September 2017: The purple mass of flowering Eragrostis spectabilis hides the foliage of the senescing Allium cernuum and provides a striking contrast to the golden fall color of Amsonia hubricthiiPackera aurea planted in the foreground offers weed suppression; Symphyotrichum cordifolious in the background will bloom in October.

Masses of Christmas fern (Polystichum acrostichoides), marginal wood fern (Dryopteris marginalis) and alumroot (Heuchera villosa ‘Autumn Bride) were strategically planted for winter interest, weaving in and out of the woodland parts of the garden. Cranesbill (Geranium maculatum) provided spring color with heart-leaved aster (Symphyotrichum cordifolius) and autumn goldenrod (Solidago sphacelata ‘Golden Fleece’) brought up the rear for a spectacular fall show.

September 29, 2017: Its short stature and compact form make Solidago sphacelata an attractive ground cover that explodes into color in September.

The little bluestem (Schyzarium scoparium) and purple love grass (Eragrostis spectabilis), which form the backbone of the “meadow,” were underplanted with golden groundsel (Packera aurea) and nodding onion (Allium cernuum). I miscalculated the allium’s bloom time since it really doesn’t start flowering until end of July here in New York, but it still looks great popping up among the purple love grass, which can look a lot like crabgrass before it flowers in late summer.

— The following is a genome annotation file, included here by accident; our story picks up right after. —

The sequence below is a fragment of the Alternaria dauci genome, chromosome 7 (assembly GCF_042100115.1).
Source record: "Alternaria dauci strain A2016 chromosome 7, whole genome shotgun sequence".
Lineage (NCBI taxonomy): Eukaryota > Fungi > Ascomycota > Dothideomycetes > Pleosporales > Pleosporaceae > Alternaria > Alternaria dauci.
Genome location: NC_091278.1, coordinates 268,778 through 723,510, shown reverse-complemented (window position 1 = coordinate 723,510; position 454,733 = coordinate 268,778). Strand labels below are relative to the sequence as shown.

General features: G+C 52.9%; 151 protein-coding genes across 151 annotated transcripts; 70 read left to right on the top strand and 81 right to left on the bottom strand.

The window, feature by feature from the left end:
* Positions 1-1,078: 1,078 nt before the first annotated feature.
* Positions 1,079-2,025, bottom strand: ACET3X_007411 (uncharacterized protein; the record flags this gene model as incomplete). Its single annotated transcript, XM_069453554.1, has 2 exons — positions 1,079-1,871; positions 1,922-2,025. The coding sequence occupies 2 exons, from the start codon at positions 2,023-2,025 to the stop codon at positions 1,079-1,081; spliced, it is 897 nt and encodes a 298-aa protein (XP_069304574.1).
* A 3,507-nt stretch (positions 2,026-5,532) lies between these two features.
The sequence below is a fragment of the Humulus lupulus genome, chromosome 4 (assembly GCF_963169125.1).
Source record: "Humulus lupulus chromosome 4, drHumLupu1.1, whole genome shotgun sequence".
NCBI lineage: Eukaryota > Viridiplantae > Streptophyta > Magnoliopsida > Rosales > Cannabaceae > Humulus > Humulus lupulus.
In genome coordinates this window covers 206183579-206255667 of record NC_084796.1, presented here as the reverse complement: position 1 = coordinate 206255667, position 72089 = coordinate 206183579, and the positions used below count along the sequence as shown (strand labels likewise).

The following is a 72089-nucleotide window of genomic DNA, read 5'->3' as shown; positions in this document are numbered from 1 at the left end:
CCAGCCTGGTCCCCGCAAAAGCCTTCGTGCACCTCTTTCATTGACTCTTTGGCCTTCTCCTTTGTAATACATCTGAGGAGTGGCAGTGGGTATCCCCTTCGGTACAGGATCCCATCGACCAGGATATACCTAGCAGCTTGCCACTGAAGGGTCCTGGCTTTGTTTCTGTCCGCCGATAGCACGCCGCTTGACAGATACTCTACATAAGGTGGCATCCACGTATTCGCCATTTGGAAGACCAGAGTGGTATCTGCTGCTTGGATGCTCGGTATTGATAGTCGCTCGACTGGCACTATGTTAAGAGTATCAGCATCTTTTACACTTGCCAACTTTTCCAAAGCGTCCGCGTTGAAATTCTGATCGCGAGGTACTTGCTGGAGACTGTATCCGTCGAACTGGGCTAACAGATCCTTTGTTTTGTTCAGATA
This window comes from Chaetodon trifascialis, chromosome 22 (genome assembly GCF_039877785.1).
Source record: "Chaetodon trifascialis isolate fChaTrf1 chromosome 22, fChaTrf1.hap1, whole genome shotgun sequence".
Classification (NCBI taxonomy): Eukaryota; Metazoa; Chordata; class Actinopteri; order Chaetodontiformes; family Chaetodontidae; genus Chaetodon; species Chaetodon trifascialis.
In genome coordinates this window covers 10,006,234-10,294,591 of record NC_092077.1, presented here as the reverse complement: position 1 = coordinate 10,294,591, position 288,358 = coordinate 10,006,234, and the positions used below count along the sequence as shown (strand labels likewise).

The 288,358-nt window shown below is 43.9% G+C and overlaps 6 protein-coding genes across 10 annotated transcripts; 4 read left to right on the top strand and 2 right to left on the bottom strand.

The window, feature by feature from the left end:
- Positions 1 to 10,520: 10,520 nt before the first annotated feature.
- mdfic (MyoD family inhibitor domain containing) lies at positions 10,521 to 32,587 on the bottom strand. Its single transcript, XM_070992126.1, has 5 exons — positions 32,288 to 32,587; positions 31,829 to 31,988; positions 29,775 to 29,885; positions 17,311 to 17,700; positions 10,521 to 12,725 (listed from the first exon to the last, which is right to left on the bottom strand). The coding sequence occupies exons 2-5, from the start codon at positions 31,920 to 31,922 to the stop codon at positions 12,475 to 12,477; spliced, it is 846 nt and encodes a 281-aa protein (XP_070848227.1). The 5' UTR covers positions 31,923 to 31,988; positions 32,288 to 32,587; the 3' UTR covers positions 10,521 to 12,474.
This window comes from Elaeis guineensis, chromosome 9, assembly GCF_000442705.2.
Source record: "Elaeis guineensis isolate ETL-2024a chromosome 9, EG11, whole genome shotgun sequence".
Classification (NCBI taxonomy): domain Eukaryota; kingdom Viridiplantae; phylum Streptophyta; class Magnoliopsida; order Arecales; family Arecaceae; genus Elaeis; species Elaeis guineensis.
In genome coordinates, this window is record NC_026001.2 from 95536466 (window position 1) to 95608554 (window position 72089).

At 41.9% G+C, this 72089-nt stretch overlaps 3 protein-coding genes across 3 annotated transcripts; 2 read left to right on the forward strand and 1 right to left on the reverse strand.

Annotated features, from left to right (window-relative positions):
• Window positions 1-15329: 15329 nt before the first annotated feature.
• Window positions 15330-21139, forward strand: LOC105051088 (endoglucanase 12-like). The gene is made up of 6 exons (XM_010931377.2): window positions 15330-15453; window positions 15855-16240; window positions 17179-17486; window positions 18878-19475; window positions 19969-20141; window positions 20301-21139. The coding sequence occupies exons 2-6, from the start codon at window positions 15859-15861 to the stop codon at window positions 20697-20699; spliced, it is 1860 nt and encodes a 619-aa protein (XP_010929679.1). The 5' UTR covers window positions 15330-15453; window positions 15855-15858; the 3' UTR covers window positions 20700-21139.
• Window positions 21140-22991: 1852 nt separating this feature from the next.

September 29, 2017: A monarch butterfly feasts on the nectar of smooth aster.

The “meadow” was also planted with dense blazing star (Liatris spicata) and butterfly weed (Asclepias tuberosa) to provide a continual source of nectar for summer pollinators and host plants for monarch caterpillars. The threadleaf bluestar (Amsonia hubrichtii) is a nod to Horace Greeley school colors of blue and orange (butterfly weed) and works well with both the little bluestem and purple love grass as it turns golden in the fall. Smooth aster (Symphyotrichum laevis) with its showy purple flowers in fall dominates that sunny corner.